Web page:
Years ago, when my son was a teenager, I was beginning my serious relationship with God. That happened to me when he was in his teen years. I began to learn what it meant to be a Christian.
For my son, this was not the case. He was a “typical” teen, a “know-it-all” and he did things just to get a reaction out of his parents. At times, we were not happy with some of his life choices. Very typical teen-ager.
One night in a weak moment he and a bunch of his friends took me up on an offer to go to a local Nazarene Church to attend an Easter presentation called “Heaven’s Gate and Hell’s Flames.” I wanted to go so I invited them.
Scott and his rowdy buddies sat on the pew with me as the presentation began. For some of you who have seen this play, it is designed to make the point that you need to get “right” with God right now before it is too late. That’s the whole point. No one knows when their own personal end time will come and when it does, your dedication to God is very, very important.
The play was hard-hitting on that point. Over and over characters had to account for their actions and they went to heaven or to hell depending on how they lived their lives. I could tell “my crew” was getting the point. Visible squirming was going on. I could see one young fellow sweating. Several times the guys would cut their eyes toward me.
Finally, the play was over but then the pastor took to the stage.
He had a message, a message of redemption. Here was the catch. He wanted an instant response. He wanted people to get saved right then.
I remember that he asked if anyone was ready to confess their sins and find the instant peace of God. “Please raise your hand!”
I felt stirring beside me on the pew. I looked over there and all of “my crew” had a hand up. SCOTT HAD HIS HAND UP! I was excited.
Then the pastor said “If you are ready to make a commitment to your Lord and Savior, stand up!”
Again, as I looked at my guys; they all got to their feet.
I could not believe it. These “hardened criminals” were making a commitment here!
Then the altar call: “Come on down to the altar and kneel and we will minister to your needs!”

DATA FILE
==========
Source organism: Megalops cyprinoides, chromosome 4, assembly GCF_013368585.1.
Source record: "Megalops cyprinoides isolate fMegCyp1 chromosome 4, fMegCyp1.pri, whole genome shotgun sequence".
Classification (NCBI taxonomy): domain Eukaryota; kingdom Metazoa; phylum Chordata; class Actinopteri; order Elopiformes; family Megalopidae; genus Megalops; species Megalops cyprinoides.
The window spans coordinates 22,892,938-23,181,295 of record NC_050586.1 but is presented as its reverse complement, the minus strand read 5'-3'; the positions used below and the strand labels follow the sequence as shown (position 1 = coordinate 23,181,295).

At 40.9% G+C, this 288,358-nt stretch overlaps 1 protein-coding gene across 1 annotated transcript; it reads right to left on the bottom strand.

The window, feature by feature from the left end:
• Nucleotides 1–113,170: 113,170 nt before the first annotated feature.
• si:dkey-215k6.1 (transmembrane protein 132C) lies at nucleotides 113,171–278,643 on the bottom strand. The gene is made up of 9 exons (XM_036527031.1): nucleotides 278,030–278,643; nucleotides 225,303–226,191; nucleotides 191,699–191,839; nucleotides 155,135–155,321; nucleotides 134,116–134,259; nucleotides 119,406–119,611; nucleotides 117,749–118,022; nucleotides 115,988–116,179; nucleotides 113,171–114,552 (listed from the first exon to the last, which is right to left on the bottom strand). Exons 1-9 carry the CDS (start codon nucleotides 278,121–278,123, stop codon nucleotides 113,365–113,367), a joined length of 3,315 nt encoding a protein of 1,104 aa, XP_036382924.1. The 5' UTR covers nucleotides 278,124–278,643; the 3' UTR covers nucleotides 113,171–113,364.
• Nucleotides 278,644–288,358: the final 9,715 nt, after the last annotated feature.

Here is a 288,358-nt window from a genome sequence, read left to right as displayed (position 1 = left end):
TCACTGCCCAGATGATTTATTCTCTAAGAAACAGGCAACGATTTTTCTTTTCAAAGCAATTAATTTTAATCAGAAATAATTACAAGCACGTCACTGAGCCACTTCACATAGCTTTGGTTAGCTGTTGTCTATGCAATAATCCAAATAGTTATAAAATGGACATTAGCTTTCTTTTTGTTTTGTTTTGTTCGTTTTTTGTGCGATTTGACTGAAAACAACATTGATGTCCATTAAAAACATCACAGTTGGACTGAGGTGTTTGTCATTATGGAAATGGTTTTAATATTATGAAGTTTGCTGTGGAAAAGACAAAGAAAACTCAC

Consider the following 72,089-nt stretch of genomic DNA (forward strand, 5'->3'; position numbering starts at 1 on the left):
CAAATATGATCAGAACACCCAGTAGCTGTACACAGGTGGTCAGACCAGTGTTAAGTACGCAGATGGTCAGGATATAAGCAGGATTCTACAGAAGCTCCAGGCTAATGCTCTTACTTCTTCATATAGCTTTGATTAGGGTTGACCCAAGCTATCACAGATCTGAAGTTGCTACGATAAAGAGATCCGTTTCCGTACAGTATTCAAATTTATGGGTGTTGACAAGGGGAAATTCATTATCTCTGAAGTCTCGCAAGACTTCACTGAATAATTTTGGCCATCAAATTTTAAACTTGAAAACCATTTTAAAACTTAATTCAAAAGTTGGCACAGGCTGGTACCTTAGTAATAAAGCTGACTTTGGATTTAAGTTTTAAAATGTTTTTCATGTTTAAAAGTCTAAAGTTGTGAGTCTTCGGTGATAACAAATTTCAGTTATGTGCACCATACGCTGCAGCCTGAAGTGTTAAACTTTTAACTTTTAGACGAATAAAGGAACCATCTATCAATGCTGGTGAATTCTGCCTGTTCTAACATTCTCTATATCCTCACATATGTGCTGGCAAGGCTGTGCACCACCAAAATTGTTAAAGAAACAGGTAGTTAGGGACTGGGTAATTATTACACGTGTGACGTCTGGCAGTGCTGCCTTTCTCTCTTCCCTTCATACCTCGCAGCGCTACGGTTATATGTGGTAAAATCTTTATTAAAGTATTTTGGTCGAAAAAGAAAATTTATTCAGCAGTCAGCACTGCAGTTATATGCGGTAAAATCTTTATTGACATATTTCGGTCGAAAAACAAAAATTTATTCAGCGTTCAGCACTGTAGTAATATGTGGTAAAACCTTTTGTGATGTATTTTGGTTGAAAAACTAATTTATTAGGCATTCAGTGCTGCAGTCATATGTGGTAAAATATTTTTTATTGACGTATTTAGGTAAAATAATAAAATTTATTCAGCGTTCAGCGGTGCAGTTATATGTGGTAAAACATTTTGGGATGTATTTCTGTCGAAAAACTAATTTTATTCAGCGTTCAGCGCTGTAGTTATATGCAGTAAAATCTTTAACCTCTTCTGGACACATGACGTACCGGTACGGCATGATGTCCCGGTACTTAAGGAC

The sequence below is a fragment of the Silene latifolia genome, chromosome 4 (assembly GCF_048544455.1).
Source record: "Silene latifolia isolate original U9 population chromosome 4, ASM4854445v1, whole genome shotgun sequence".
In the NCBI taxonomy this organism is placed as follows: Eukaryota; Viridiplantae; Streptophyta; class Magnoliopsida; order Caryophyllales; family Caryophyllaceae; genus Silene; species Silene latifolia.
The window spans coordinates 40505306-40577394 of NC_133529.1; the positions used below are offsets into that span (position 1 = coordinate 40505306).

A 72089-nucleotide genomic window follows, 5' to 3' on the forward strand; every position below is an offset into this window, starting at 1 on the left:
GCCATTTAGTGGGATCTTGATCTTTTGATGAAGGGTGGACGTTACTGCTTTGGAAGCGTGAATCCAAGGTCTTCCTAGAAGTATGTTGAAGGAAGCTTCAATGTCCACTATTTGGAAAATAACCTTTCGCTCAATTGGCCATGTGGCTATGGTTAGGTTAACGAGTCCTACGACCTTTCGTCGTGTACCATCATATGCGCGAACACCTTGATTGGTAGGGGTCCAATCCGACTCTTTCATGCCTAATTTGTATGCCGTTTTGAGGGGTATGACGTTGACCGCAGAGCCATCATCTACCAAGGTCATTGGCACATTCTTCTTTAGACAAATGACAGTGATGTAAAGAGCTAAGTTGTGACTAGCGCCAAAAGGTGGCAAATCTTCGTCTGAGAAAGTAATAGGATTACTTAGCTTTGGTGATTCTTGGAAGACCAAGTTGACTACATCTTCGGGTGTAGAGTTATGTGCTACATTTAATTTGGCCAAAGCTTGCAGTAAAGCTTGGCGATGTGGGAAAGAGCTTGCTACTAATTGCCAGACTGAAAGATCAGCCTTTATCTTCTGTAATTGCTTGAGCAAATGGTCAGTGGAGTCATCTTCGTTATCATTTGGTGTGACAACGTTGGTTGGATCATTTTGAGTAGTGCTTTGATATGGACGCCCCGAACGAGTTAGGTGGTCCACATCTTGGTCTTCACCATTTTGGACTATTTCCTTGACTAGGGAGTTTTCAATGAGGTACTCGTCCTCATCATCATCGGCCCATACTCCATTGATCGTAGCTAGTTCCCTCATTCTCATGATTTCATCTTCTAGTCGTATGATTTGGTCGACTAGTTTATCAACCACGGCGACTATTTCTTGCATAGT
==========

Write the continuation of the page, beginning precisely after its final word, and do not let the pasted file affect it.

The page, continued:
Every one of these guys went to the altar and I was elated. I really could not believe this and I went down there with them.
The pastor asked each of them to confess their sins and make a commitment. Each of them did and I was overjoyed because my unruly teen did repent of his sins and he asked for Jesus to come into his heart.
I will never forget the next morning when I went to his room and got him up to go to school.
The old rebellious teenager reappeared. I asked if he was ready to join the church and he said “No, why would I want to do that?” I asked if what had happened last night was forgotten. He said “no but there was no reason to change. Why should I want to join the church.” I pointed out that this was the usual next step.
“Not for me!”
That was the end of the story.
What had happened? My son was the victim of the emotional response to religion.
Paul Little says that this is a common problem with the Christian experience. Too often it is subjective and not objective. The heart is involved so much that the head just “checks out”.
Little says that some pastors seem to brainwash people into coming to Jesus.
Critics of Christianity say we use our Father God as a needed father figure, a crutch to lean on in a time trouble.
What happened to my son? When it came time for him to make a commitment to Christ, it took too much for him to get up in front of church and say the words that would make him a member. His heart drew up a contract at the play that he could not honor, the very next day.
After he had time to think, he could not do what he knew he needed to do.
What should the Christian experience be?
Well, the valid Christian experience should be a combination of heart and head. It is important to think about our Lord and Savior, not just feel Him. When we have intellect and heart combined, the result is a lasting relationship.
Paul Little quotes Dr. Orville S. Walters, a Christian psychiatrist, who said “the will is like a cart pulled by two horses, the emotions and the intellect. With some people, the will is reached more quickly through the emotions. With others, it is reached through the mind. But in every case, there is no genuine conversion unless the will has been involved.”